She also had concerns on the first day of her studies, says Nina Mandl.

Would there only be computer science students sitting in the room at the Ludwig-Maximilians-Universität in Munich, as you know them from films, withdrawn, quiet nerds and above all: all male?

"It was more colorful than expected," she says today, three years later.

"But not as colorful as hoped."

According to the Competence Center Technology-Diversity-Equal Opportunities, which uses data from the Federal Statistical Office for its calculations, the proportion of women studying computer science in Germany has been a good 20 percent in recent years.

It was similarly high for bachelor's and master's degrees.

However, only about 17 percent of doctorates were women, and 14.2 percent of the professors remained in 2020.

According to the Statistical Office of the European Union, 19 percent of those who worked in IT professions in Germany last year were women.

That's a problem, says Nicola Marsden, Professor of Socioinformatics at Heilbronn University: "For whom and by whom artefacts are made is connected." products would be needed and what they should look like.

And because most of them are male, this creates products that work primarily for men.

There doesn't have to be any ill will behind it: it's difficult to think of needs or obstacles that you've never experienced yourself.

Smartphones are too big for women's hands

But the result is that video conferencing tools convey lower, male voices better than higher, female ones.

That smartphones tend to be too big for women's hands, but not for men's hands.

That virtual assistants like Siri and Alexa are naturally female.

Or that "Mr." is the default form of address for online forms, even though "Ms." is higher up in the alphabet - and options for non-binary people are often completely absent.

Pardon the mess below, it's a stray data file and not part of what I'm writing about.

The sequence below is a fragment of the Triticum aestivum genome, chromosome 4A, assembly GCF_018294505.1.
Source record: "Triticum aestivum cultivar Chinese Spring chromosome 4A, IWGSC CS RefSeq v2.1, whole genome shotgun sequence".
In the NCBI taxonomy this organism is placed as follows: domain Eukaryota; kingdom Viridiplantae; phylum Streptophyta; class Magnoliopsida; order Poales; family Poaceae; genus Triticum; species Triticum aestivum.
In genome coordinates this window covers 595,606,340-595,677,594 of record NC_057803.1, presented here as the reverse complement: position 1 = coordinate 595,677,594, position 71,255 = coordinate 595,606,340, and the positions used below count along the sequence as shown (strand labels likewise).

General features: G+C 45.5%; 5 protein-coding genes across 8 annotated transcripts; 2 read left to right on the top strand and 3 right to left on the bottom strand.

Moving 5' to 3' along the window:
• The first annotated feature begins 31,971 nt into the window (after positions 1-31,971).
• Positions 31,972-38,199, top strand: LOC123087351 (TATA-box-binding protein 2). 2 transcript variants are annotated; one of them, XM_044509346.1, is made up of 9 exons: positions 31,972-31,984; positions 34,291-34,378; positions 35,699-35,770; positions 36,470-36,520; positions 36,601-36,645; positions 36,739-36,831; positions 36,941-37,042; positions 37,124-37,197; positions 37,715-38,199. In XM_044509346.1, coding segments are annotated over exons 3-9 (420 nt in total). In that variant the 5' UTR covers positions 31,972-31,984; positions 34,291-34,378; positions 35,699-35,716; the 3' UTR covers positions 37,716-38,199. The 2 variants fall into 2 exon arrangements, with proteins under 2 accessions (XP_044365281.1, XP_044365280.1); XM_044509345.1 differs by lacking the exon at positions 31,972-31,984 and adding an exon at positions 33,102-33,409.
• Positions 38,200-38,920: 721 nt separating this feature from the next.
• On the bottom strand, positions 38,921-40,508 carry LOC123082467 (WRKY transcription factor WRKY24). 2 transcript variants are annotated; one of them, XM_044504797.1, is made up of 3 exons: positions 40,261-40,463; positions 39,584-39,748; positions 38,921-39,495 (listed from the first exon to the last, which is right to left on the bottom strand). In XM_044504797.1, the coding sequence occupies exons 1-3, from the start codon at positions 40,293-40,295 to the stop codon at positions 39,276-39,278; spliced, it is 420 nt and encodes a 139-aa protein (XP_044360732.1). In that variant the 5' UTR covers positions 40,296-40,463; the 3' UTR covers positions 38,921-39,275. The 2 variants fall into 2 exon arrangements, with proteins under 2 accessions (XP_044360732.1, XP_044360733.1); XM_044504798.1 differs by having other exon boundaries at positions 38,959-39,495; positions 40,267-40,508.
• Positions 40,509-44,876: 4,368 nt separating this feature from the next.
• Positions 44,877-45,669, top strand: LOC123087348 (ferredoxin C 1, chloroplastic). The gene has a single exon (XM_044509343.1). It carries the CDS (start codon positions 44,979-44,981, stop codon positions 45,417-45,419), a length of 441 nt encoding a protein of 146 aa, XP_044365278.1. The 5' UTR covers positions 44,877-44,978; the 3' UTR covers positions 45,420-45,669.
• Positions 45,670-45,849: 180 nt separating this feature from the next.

That, says Marsden, has also been noted by others, such as journalist Caroline Criado-Perez in her nearly 500-page book Invisible Women.

With artificial intelligence, Marsden explains, the problem takes on a life of its own: AI has to learn from existing data, but this data often relates to men.

In medicine, for example, medicines were tested primarily on men for a long time, or typically male symptoms were considered to be typically human.

In addition, data often reflect stereotypes: women are often considered less competent than men due to sexist prejudices and therefore receive poorer ratings on job portals, for example, which is why they only appear further down on these pages.

However, the AI ​​and also people who see this do not necessarily know this connection, but incorrectly conclude from it: Men are better than women.

And give men the job.

The silver bullet, says Marsden, would be to have all genders on the team instead and also to involve users in the development of IT products on an equal footing.

In the meantime, nobody doubts that mixed teams bring better results, even if the extent of the problem has by no means reached everyone.

“The challenge is getting that on the road,” says Marsden.

Introduce children and young people to computer science

Nina Mandl, 22, is now committed to getting people onto the streets with the “Starcode” association, which she founded together with Friedrich Wicke, also 22, and a handful of others about a year ago.

Mandl has just completed her media informatics studies, Wicke is studying computer science for a master's degree.

There are not too many initiatives like yours in this country.

Starcode currently has around 30 members in Germany, Austria, Switzerland and the USA, not all of them, but many are computer science students.

Wicke says about the commitment of the association: "We need the best computer scientists, and no more than 50 percent of them should be boys." In addition, computer science means money, power, future - in his opinion, women should have a larger share.